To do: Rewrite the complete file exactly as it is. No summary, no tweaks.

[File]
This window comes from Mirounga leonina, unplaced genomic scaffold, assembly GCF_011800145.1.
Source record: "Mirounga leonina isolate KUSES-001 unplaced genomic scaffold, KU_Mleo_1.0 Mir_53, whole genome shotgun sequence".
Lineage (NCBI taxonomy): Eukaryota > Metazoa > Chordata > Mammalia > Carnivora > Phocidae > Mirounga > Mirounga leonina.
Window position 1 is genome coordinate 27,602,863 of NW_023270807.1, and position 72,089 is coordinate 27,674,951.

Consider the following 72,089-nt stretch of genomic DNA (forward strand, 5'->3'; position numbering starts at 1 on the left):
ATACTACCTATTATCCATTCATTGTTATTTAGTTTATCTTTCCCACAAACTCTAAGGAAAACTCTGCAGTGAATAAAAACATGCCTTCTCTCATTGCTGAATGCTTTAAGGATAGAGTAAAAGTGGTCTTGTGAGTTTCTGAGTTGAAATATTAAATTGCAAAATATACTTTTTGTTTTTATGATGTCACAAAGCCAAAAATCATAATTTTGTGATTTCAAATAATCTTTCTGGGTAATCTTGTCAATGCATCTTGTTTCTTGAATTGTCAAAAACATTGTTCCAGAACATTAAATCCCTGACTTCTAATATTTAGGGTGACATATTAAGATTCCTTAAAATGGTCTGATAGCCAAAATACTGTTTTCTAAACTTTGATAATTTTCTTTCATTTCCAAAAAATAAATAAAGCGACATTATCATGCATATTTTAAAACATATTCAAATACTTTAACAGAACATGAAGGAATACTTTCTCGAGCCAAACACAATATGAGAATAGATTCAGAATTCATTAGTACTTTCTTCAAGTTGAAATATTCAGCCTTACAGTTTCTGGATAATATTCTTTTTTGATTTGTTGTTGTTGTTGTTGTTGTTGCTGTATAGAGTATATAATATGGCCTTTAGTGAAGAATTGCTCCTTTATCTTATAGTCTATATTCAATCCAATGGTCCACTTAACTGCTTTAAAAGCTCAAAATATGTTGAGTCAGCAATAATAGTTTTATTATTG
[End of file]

This window comes from Mirounga leonina, unplaced genomic scaffold, assembly GCF_011800145.1.
Source record: "Mirounga leonina isolate KUSES-001 unplaced genomic scaffold, KU_Mleo_1.0 Mir_53, whole genome shotgun sequence".
Lineage (NCBI taxonomy): Eukaryota > Metazoa > Chordata > Mammalia > Carnivora > Phocidae > Mirounga > Mirounga leonina.
Window position 1 is genome coordinate 27,602,863 of NW_023270807.1, and position 72,089 is coordinate 27,674,951.

Consider the following 72,089-nt stretch of genomic DNA (forward strand, 5'->3'; position numbering starts at 1 on the left):
ATACTACCTATTATCCATTCATTGTTATTTAGTTTATCTTTCCCACAAACTCTAAGGAAAACTCTGCAGTGAATAAAAACATGCCTTCTCTCATTGCTGAATGCTTTAAGGATAGAGTAAAAGTGGTCTTGTGAGTTTCTGAGTTGAAATATTAAATTGCAAAATATACTTTTTGTTTTTATGATGTCACAAAGCCAAAAATCATAATTTTGTGATTTCAAATAATCTTTCTGGGTAATCTTGTCAATGCATCTTGTTTCTTGAATTGTCAAAAACATTGTTCCAGAACATTAAATCCCTGACTTCTAATATTTAGGGTGACATATTAAGATTCCTTAAAATGGTCTGATAGCCAAAATACTGTTTTCTAAACTTTGATAATTTTCTTTCATTTCCAAAAAATAAATAAAGCGACATTATCATGCATATTTTAAAACATATTCAAATACTTTAACAGAACATGAAGGAATACTTTCTCGAGCCAAACACAATATGAGAATAGATTCAGAATTCATTAGTACTTTCTTCAAGTTGAAATATTCAGCCTTACAGTTTCTGGATAATATTCTTTTTTGATTTGTTGTTGTTGTTGTTGTTGTTGCTGTATAGAGTATATAATATGGCCTTTAGTGAAGAATTGCTCCTTTATCTTATAGTCTATATTCAATCCAATGGTCCACTTAACTGCTTTAAAAGCTCAAAATATGTTGAGTCAGCAATAATAGTTTTATTATTG